Probably the only property that will be in all definitions of a complex system is that they consist of many parts, that is, many elements interacting on many different levels. With the phenomenon of emergence, a whole new level to the system develops, which then starts to interact with other systems in its environment, the result being that new patterns of organization develop and once again we get the emergence of another level of organization and so on. People form part of social groups that form part of a broader society which in turn forms part of humanity; which gives these systems a hierarchical structure. This is a pervasive phenomenon in our world. Elements are nested inside of subsystems which in turn form part of larger systems and so on. All complex systems have this multidimensional property to them. They are composed of many elements on many different scales, with all of these levels affecting each other. A business is part of a local economy, which is part of a national economy, which in turn is part of a global economy. Each is interconnected and interdependent with the others. We cannot fully isolate one component or reduce the whole thing to one level, and this is a primary source of complexity. If you can place yourself into one of these systems with all of these parts interacting on may different levels, then you should have a good sense for why they are called complex. This can be identified as the first property to a complex system, many different elements interacting on many different scales.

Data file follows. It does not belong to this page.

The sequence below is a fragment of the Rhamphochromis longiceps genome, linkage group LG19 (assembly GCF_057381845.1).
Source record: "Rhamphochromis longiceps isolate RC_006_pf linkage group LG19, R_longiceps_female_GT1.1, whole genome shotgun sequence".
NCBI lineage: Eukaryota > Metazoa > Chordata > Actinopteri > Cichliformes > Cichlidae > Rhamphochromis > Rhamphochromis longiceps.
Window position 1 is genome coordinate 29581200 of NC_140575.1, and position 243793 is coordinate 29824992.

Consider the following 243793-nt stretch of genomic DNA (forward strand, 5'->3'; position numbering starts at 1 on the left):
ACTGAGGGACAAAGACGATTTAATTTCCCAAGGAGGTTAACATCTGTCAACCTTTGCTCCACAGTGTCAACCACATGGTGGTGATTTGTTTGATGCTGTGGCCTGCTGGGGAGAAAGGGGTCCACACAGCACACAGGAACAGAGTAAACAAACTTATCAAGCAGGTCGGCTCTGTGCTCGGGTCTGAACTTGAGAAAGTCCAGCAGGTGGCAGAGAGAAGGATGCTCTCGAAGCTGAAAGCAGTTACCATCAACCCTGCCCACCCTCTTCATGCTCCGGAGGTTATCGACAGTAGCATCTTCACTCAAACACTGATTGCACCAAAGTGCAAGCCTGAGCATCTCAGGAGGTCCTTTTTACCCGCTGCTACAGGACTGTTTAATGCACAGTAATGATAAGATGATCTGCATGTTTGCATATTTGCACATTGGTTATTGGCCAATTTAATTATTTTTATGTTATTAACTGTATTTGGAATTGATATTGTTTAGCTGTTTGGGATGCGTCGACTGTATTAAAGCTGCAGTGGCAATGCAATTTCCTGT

Almost all well-formulated definitions for complex systems involve the term nonlinearity. It is a continuously reoccurring and pervasive theme. Nonlinearity in its most basic and intuitive sense describes how the input and output to a system are not proportional to each other. Nonlinearity arises from the fact that when we put two or more things together, the result may not necessarily be a simple addition of each element’s properties in isolation. In contrary, we can get a combined effect that is greater or less than the simple sum of each part. Examples of this might be two sound waves that are perfectly out of sync, canceling each other out through noise interference or the division of labor as can be seen in many human and insect communities, resulting in synergies that mean the output will be far greater than what the individuals could accomplish in isolation. Due to what are called feedback loops, non-linear systems may grow or decay at an exponential rate. These periods of rapid change are defined as phase transitions. Thus complex systems are known to be able to shift or flip into whole new regimes within very brief periods of time. Some small change in input value to the system can through feedback loops trigger a large systemic effect. Examples of this can be seen in financial crisis and the clap of ecosystems such as coral reefs. Nonlinearity is in many ways an expression of the deep interdependent nature to complex systems.